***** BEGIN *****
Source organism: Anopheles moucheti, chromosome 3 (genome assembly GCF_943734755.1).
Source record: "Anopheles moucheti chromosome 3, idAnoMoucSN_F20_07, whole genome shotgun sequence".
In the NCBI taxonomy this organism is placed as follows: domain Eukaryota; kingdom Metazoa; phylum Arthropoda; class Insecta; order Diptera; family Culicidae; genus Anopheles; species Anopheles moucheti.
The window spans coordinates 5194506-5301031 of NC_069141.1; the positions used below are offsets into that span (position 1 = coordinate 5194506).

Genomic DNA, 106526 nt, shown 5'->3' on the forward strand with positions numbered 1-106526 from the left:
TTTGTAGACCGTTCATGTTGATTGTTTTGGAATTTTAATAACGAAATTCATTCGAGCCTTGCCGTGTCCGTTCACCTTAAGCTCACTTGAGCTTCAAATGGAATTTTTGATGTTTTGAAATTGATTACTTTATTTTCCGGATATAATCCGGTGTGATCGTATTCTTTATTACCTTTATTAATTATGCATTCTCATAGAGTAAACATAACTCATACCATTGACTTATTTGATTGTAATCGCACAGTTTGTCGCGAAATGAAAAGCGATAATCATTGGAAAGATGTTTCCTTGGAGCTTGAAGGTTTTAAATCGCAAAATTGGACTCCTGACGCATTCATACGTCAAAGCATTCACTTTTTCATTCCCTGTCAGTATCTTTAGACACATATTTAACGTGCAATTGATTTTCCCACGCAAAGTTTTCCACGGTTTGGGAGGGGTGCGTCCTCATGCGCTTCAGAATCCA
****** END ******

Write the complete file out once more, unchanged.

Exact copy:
Source organism: Anopheles moucheti, chromosome 3 (genome assembly GCF_943734755.1).
Source record: "Anopheles moucheti chromosome 3, idAnoMoucSN_F20_07, whole genome shotgun sequence".
In the NCBI taxonomy this organism is placed as follows: domain Eukaryota; kingdom Metazoa; phylum Arthropoda; class Insecta; order Diptera; family Culicidae; genus Anopheles; species Anopheles moucheti.
The window spans coordinates 5194506-5301031 of NC_069141.1; the positions used below are offsets into that span (position 1 = coordinate 5194506).

Genomic DNA, 106526 nt, shown 5'->3' on the forward strand with positions numbered 1-106526 from the left:
TTTGTAGACCGTTCATGTTGATTGTTTTGGAATTTTAATAACGAAATTCATTCGAGCCTTGCCGTGTCCGTTCACCTTAAGCTCACTTGAGCTTCAAATGGAATTTTTGATGTTTTGAAATTGATTACTTTATTTTCCGGATATAATCCGGTGTGATCGTATTCTTTATTACCTTTATTAATTATGCATTCTCATAGAGTAAACATAACTCATACCATTGACTTATTTGATTGTAATCGCACAGTTTGTCGCGAAATGAAAAGCGATAATCATTGGAAAGATGTTTCCTTGGAGCTTGAAGGTTTTAAATCGCAAAATTGGACTCCTGACGCATTCATACGTCAAAGCATTCACTTTTTCATTCCCTGTCAGTATCTTTAGACACATATTTAACGTGCAATTGATTTTCCCACGCAAAGTTTTCCACGGTTTGGGAGGGGTGCGTCCTCATGCGCTTCAGAATCCA